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06 Nov 2013

To Hell and Back: The Story of Bob Forrest—Who Grew Up in Palm Springs—Is Horrifying yet Ultimately Uplifting

Written by 
Bob Forrest. Bob Forrest. Piper Ferguson

If you’re familiar with the Los Angeles music scene of the ‘80s, or you’ve ever watched an episode of Celebrity Rehab on VH1, you know who Bob Forrest is.

The Thelonious Monster frontman is the subject of Bob and the Monster, a documentary just released on home video which details Forrest’s years as a drug-user, his recovery, and his transition to becoming a drug counselor.

The documentary features interviews with an A-list of musicians including Gwen Stefani of No Doubt, Keith Morris of Black Flag and the Circle Jerks, Angelo Moore of Fishbone, Anthony Kiedis of the Red Hot Chili Peppers, Stephen Perkins of Jane’s Addiction, and the members of Thelonious Monster, as well as a chat with Forrest’s Celebrity Rehab partner, Dr. Drew Pinsky. They all help tell the story of someone who has been to hell and back.

The documentary starts off by examining Forrest’s childhood in Palm Springs. He says he questioned why all of his sisters were much older than him, and why his parents were older than most; he eventually discovered a sad and shocking truth. After his father passed away, the family went from middle class to poverty, moving to a trailer park.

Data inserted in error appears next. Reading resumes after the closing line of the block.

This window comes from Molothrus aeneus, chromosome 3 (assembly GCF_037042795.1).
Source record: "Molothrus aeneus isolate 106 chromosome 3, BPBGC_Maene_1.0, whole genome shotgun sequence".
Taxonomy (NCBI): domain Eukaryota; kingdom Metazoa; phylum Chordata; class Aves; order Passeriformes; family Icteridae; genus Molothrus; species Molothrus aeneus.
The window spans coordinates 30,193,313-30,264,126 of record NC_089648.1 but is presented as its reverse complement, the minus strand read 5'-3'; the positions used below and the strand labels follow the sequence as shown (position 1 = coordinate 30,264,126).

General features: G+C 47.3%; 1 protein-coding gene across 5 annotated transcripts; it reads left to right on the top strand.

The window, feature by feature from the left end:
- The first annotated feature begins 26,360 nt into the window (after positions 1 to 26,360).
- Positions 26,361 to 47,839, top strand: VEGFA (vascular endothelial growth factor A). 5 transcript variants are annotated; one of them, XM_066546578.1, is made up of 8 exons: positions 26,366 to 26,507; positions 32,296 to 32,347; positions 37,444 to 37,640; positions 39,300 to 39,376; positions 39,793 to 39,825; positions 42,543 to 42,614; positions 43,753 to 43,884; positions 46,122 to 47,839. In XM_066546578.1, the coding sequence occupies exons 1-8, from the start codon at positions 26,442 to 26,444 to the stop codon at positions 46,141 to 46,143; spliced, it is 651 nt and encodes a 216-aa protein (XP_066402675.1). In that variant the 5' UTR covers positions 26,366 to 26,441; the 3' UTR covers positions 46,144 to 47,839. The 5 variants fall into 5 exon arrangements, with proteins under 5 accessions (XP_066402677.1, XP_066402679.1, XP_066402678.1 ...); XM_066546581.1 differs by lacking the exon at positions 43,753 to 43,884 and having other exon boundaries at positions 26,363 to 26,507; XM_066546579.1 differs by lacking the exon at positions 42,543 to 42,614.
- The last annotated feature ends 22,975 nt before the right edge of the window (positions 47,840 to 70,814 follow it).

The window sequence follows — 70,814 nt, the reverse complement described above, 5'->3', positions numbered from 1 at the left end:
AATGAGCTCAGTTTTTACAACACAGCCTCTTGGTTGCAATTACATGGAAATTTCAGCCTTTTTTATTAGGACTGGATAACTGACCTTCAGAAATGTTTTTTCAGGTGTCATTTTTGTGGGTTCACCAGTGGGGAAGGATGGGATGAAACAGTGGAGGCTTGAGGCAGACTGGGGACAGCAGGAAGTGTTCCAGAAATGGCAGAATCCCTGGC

Forrest would go on to form Thelonious Monster, and become a creative genius compared to both John Lennon and Bob Dylan. Forrest quickly attracted attention from record companies and played some famous (and at times infamous) shows in Los Angeles with the likes of the Red Hot Chili Peppers, Fishbone, Jane’s Addiction and many other acts.

Of course, Forrest’s drug addiction is a major topic of the film. He talks about how Top Jimmy (James Paul Koncek) of Top Jimmy and the Rhythm Pigs took him on his first ride—via a shared needle. The tales of Forrest’s addiction are downright horrifying; so are the various bits of footage showing him arguing with band members over the years. The film shows how other members of the band also struggled with their own addictions, and the number of times Forrest went to rehab.

A moment that illustrates just how serious Forrest’s heroin addiction had become occurred at Pinkpop in 1993, when Forrest—clearly under the influence—gave an insane performance, climbing up scaffolding, rolling around on the stage, and talking madly in an after-show interview. Just when you think it couldn’t get any worse, there’s a story about how he shared a needle with a guy who told Forrest he was HIV-positive. Forrest shares the needle with him anyway, after boiling it in dish detergent.

When Forrest finally decided to get clean, he started volunteering for an organization that assisted musicians with addiction problems. He became dedicated to the cause of recovery, and eventually became the Chemical Dependency Program director at Las Encinitas Hospital. He later started the now-defunct Hollywood Recovery Services.

While he’s a believer in recovery programs, he’s frustrated with the profit-driven health-care system which treats addicts with yet more drugs, as well as the politics behind the health-care system related to the treatment of addiction.

While the topic of a musician’s addiction has become a clichéd documentary subject, Bob Forrest’s story is indeed quite remarkable. He has been able to turn a huge negative into a positive and is obviously knowledgeable on the subject of addiction. Forrest’s reputation of giving out his cell-phone number and being called at all hours by those in need shows just how devoted he is as a drug counselor.

Bob and the Monster is now available on DVD and Blu-ray, as well as various online and on-demand sources.

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